Thursday, May 16, 2013

Merry Month of May, Short Story Celebration

I'm not sure who first proclaimed May as short story month ( see footnote**), but I am delighted that the literary world has adopted this celebration of a great, enduring form.  I grew up on fairy tales. Now I see how those intense, searing potions of fiction--stories burgeoning with strange beasts and humans bravely crossing into netherworlds and facing forces beyond our understanding--introduced me to a lifetime of love for short stories. Within these capsules of perception are universes, like looking into a microscope and discovering that there are essences and organisms swimming about. Harder to define is the short story's ability to expand and transform the reader in such thin slices of time and space. As a writer whose natural inclination is to compress, I take immense pleasure in this kind of reading experience.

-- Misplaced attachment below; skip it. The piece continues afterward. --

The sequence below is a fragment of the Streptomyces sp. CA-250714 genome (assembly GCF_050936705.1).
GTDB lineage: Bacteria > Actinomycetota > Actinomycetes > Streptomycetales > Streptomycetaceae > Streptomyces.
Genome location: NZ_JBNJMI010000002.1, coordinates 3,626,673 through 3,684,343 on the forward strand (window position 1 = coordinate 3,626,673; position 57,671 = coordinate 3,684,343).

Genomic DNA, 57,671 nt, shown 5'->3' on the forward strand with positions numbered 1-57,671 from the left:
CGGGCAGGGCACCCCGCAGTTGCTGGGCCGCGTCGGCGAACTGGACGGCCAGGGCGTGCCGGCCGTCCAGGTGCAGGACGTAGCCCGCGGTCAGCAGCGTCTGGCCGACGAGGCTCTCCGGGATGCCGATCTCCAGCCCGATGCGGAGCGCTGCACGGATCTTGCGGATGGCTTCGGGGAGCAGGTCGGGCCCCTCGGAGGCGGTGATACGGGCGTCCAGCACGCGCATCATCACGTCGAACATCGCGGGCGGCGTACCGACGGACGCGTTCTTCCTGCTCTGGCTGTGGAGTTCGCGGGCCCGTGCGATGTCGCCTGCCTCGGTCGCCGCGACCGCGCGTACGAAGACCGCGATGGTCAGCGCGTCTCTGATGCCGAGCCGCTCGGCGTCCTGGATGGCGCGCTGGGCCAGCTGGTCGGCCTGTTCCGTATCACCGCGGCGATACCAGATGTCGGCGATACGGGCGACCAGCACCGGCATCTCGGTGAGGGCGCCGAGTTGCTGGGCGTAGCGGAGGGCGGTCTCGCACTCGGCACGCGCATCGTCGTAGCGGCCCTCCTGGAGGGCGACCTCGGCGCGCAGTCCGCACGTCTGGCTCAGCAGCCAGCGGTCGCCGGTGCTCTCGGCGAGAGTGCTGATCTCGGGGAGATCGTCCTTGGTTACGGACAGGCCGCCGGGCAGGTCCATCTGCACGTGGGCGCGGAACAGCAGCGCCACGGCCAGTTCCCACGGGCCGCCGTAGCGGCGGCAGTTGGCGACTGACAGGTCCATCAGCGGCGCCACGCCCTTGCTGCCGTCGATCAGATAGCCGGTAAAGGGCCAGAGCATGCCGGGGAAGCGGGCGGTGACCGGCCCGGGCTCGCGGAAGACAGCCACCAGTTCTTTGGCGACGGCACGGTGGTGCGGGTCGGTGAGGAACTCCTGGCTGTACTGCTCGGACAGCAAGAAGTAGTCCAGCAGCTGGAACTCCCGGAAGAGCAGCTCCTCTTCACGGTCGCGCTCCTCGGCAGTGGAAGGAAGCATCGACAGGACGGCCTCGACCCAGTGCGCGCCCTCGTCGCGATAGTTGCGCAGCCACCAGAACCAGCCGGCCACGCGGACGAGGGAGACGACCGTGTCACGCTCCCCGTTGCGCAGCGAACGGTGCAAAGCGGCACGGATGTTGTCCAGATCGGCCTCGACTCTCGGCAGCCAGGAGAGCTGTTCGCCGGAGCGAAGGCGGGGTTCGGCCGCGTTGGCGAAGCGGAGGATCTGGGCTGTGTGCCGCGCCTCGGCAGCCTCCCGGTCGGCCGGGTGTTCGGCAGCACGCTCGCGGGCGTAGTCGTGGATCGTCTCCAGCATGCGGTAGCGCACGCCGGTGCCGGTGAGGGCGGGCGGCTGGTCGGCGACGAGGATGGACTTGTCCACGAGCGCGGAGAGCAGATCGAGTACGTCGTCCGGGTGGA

Spring has a similar effect on me. It's short and intense here in New England. Colors bloom and fall in a matter of days.  I feel an urgency of growth, a voracious demand to pay attention to n-o-w. The present feels both eternal and gone simultaneously. Don't ask me how that can be, but it is.

Here are some flowers and garden scenes that startled me with their beauty and evocative magic.


The tiny blooms got this season moving. First the crocuses and then the ground covers added their notes to the Magnolia trees, apple and cherry blossoms, lilacs, and now the luscious peonies. It's been an extraordinary spring.


Lilac tree
Someone's flower bed

Peony Supreme

Azalea bush

Birch with azaleas
**Dan Wickett of Dzanc is the genius behind this idea.  Here's a link to his essay that explains how short story month got started.

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